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Effective Statistical Process Control For HBTs And PHEMTs

Statistical process control is widely used for high-volume epitaxy, but as Paul Cooke and colleagues explain, care must be taken in the selection and measurement of the parameters.
The current marketplace for compound semiconductor RFIC epiwafers is increasingly shaped by end-user cost limitations. Epitaxial manufacturing processes need to be optimized, well controlled and efficient. Statistical process control (SPC) is almost universally employed to track production epitaxy. However, for SPC to be effective, the process and material parameters to be tracked need to be carefully selected. Ideally, for each chosen parameter, a gauge (measurement system) capability study or measurement system analysis (MSA) is required to validate any collected SPC data. In principle, the incorporation of SPC information into a control or quality plan under QS9000/ISO9000 formalism ensures that realistic control limits are set, process capability is demonstrated and effective out-of-control response plans are established.

Deciding what to measure

At an early, low-volume production stage in a product s life cycle, engineering input may lead to the definition of key parameters or control points. As the product matures and experience is gained, these can either be enhanced or removed depending on the identified sources of variation. For the epitaxial growth of HBTs and PHEMTs, there is the added complication that not all of the key device parameters can be readily assessed at the final epiwafer level. Calibration growths such as capless PHEMTs are required when the desired characteristic to be controlled is either masked or unreliably measured on the final product wafers. Many measurement techniques are destructive in nature, making MSA a difficult and costly process. Ideally, in situ control can be used to correct and adapt for thickness or alloy drifts. However, at present few optical or electrical properties can be directly assessed in situ.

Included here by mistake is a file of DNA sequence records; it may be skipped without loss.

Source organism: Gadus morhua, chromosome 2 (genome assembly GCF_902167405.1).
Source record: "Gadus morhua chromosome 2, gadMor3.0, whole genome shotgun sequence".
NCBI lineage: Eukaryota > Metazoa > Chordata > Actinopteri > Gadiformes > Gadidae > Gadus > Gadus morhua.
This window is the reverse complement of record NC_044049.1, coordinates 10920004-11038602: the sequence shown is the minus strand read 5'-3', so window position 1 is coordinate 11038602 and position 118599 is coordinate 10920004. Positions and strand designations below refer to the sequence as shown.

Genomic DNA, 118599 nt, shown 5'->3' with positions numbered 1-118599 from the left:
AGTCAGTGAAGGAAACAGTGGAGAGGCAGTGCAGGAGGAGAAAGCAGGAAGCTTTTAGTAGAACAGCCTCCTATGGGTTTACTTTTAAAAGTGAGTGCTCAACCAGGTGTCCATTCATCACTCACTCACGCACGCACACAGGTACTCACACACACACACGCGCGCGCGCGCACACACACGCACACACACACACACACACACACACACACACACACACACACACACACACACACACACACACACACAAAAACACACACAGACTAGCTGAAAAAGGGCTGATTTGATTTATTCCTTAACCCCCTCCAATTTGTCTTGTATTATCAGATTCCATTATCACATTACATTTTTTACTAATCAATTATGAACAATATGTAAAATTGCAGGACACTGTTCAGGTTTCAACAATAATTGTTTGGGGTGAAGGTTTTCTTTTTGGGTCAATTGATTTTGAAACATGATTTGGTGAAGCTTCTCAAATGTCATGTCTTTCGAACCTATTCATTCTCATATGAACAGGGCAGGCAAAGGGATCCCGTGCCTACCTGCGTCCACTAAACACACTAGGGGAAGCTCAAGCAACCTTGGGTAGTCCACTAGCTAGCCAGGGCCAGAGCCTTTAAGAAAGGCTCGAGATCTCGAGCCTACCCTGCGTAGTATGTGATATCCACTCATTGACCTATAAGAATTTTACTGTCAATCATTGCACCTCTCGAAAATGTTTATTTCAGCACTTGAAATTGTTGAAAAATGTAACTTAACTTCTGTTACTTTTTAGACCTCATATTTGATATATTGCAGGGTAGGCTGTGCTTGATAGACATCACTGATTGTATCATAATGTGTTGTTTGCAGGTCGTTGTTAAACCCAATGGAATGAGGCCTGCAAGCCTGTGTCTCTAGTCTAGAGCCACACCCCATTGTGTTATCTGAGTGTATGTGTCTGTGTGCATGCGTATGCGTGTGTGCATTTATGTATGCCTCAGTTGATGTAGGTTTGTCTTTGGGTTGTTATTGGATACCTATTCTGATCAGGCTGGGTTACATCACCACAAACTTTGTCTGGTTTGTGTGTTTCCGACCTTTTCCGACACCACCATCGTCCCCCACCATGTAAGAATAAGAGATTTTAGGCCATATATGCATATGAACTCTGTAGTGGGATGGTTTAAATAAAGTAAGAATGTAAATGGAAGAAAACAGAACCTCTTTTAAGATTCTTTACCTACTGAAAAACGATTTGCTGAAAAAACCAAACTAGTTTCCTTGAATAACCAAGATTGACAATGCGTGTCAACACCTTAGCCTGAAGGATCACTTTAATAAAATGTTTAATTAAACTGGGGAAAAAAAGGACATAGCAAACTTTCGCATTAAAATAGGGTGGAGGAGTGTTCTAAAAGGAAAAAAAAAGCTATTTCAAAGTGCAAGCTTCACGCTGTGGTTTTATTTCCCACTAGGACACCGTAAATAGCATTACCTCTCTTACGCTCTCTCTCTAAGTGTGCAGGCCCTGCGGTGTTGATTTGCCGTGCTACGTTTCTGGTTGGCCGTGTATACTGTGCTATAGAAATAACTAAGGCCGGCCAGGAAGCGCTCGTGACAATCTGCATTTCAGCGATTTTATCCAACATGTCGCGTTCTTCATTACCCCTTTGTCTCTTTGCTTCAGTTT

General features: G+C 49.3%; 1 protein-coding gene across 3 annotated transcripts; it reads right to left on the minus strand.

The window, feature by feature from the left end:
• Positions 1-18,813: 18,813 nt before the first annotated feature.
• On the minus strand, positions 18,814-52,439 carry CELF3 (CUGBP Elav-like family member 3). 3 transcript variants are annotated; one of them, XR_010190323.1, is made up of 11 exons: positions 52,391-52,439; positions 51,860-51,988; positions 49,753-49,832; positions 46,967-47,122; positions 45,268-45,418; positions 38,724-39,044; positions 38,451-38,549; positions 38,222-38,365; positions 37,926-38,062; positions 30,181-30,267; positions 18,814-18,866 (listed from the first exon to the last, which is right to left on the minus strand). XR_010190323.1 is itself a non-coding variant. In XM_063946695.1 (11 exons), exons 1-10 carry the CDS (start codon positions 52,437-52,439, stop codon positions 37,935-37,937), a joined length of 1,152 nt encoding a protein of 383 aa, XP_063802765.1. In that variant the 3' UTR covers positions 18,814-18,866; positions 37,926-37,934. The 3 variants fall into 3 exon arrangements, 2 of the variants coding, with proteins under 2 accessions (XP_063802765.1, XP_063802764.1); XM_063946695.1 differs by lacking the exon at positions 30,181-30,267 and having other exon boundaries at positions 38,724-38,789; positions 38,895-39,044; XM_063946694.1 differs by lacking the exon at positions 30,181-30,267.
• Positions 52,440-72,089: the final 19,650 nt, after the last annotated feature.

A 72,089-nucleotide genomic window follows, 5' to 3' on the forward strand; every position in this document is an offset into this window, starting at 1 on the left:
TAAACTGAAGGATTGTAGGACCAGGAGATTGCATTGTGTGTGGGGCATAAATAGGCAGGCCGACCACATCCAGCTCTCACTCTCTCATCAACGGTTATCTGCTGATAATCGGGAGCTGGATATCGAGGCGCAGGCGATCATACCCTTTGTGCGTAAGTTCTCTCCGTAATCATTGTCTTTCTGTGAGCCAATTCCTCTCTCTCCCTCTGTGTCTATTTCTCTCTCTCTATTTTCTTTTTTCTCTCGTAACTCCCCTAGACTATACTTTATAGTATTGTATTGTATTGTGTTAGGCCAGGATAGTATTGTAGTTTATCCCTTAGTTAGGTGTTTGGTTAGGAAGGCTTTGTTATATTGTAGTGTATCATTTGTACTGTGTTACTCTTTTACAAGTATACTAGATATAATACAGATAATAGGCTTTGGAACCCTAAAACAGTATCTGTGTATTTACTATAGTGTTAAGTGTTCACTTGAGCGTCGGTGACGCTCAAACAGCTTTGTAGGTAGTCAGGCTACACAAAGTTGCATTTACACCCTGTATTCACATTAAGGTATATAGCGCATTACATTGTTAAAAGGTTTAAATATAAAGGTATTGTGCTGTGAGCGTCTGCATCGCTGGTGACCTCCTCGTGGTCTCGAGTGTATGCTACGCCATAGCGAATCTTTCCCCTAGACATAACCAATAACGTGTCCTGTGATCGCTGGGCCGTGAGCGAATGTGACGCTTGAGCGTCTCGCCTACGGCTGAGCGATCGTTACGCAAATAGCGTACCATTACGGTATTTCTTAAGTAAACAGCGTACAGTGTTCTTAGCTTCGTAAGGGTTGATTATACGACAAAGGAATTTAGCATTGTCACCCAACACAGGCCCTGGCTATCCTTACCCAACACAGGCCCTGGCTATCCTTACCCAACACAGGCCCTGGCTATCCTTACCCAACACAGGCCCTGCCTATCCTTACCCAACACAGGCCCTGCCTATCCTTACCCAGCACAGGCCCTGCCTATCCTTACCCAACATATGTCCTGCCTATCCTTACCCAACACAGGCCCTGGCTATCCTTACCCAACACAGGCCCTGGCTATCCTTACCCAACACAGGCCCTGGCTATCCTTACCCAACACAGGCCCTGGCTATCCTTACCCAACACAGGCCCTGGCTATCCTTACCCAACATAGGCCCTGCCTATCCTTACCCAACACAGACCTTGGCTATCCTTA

MOCVD production of PHEMTs makes extensive use of the (004) reflection from X-ray diffraction (XRD) for epitaxial layer assessment. The recent availability of comprehensive fitting software has led to a trend of extracting and reporting all layer thicknesses and alloy mole fractions. However, care must be taken to separate the parameters that can be extracted reliably and thus employed for SPC. The graph in figure 1 shows a representative diffraction spectrum for an MOCVD-grown InGaAs/AlGaAs PHEMT. The lattice distortion in the strained InGaAs layer generates a clear signature that is sensitive to both alloy mole fraction and thickness.

Reproducibility and repeatability

To assess the effectiveness of a measurement system and thus how appropriate its use is for an SPC system, gauge reproducibility and repeatability (R&R) data is required. Reproducibility is a measure of the variability between operators measuring the same parameter. The repeatability is the variability of a single operator measuring a particular parameter a number of times. For SPC to be meaningful, measurement errors must be low, otherwise a value could be solely due to a measurement error, and not a reflection of the process itself.